Summit’s success encouraging, participants say

Tim Paluch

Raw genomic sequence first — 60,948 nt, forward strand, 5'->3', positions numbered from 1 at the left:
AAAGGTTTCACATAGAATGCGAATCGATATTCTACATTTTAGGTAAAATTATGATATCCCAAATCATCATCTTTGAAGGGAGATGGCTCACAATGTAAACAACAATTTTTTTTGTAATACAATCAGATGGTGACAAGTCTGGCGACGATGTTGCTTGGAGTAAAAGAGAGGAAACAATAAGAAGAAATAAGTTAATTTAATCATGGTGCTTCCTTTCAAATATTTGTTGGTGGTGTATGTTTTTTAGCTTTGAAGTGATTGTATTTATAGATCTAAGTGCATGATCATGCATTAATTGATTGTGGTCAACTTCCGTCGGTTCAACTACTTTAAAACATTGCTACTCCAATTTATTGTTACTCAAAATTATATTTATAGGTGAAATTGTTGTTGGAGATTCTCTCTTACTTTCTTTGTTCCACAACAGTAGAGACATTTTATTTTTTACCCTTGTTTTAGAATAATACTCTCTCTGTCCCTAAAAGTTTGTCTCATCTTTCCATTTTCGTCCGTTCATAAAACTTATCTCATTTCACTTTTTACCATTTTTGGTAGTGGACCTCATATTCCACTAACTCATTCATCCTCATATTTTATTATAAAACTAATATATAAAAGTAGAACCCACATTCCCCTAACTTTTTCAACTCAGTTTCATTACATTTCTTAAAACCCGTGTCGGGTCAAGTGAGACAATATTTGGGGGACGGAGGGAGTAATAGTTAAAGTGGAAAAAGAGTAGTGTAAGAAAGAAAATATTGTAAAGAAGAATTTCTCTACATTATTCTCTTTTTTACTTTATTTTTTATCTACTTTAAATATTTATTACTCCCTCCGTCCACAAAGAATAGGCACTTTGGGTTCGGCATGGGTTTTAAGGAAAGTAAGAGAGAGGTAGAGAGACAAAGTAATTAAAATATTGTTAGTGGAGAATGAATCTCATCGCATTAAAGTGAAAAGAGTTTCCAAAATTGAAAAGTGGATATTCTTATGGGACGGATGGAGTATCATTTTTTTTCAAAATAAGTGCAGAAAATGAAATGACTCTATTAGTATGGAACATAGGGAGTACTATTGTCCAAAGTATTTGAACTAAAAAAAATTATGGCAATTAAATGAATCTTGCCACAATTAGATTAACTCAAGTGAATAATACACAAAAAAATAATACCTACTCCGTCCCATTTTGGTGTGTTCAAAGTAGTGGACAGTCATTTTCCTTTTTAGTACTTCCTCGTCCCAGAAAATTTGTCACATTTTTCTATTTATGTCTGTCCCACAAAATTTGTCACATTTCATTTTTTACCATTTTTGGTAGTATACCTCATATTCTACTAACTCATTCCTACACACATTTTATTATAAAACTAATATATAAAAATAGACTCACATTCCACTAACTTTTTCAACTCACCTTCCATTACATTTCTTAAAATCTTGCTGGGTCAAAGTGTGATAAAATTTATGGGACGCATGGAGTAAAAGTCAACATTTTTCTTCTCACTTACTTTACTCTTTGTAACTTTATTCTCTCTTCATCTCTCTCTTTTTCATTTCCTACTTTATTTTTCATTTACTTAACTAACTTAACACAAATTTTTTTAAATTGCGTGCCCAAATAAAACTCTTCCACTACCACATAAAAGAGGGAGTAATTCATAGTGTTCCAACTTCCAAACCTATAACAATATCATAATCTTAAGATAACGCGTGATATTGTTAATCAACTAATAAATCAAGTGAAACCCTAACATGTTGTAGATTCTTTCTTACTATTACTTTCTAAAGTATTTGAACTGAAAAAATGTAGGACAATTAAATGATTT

Issues such as racism, sexism and homophobia were discussed during the first annual Multicultural Leadership Summit last weekend.The “Don’t Sleep Through the Revolution” seminar emphasized inclusiveness to more than 65 ISU students, faculty, staff and administrators gathered in the commons of Maple Hall from 5 to 8 Friday night, the first day of the summit. Participants introduced themselves and went into cluster groups, where they developed a list of triumphs for diversity on the ISU campus and a list of challenges that need to be addressed.Saturday’s events took place at St. John’s by the Campus Episcopal Church, 2338 Lincoln Way, from 10 a.m. to 4 p.m.Guest facilitator Jamie Washington, assistant vice president for Student Affairs at the University of Maryland-Baltimore County, led an interactive, hands-on discussion forum with the summit members.Washington told participants they can make Iowa State more open to diversity and change.”You are all in the right place at the right time, and I feel very strongly that there is hope for change,” he said. “Real possibilities come from this experience.”Creating change, Washington said, begins with a revolution within the community. The goal of the summit, he said, was “to help support the revolution through the creation of an environment where revolutionary ways of thinking and being can be developed and supported.”Washington said it was important for people to find their role in the revolution, so they can “begin to move things forward and finally make change happen.”Jeremy Hayes, president of the Lesbian, Gay, Bisexual, Transgender Ally Alliance and a facilitator for the summit, said Washington’s energy took him by surprise.”He was so fabulous,” said Hayes, junior in management information systems. “I had heard very little about him, and he was absolutely amazing. He really knows how to get people involved.”Leticia Romo, student member of the summit planning team, also said the event will have a positive impact on making the ISU campus more inclusive and open to change.”Finally, it’s that stepping stone that we are making,” said Romo, sophomore in pre-business. “I think we can change the campus; maybe not the whole Iowa State campus, but, little by little, we’ll be getting there, and that’s the main focus, that’s the main purpose.”Shaun Hamilton, junior in sociology and a summit participant, said the environment made it easy to be open.”People are actually becoming open and giving their honest viewpoints,” he said. “Everybody wasn’t trying to hide anything; everybody took their masks off.”The event also exceeded the expectations of Vernon Wall, a coordinator of the summit and assistant dean of students. Wall said he was confident the participants would really work to make a change on campus.”I’m sensing that folks were in a heightened sense of awareness, he said. “A lot of people came in wondering what this was all going to be about. But I felt some good energy that people would get something done.”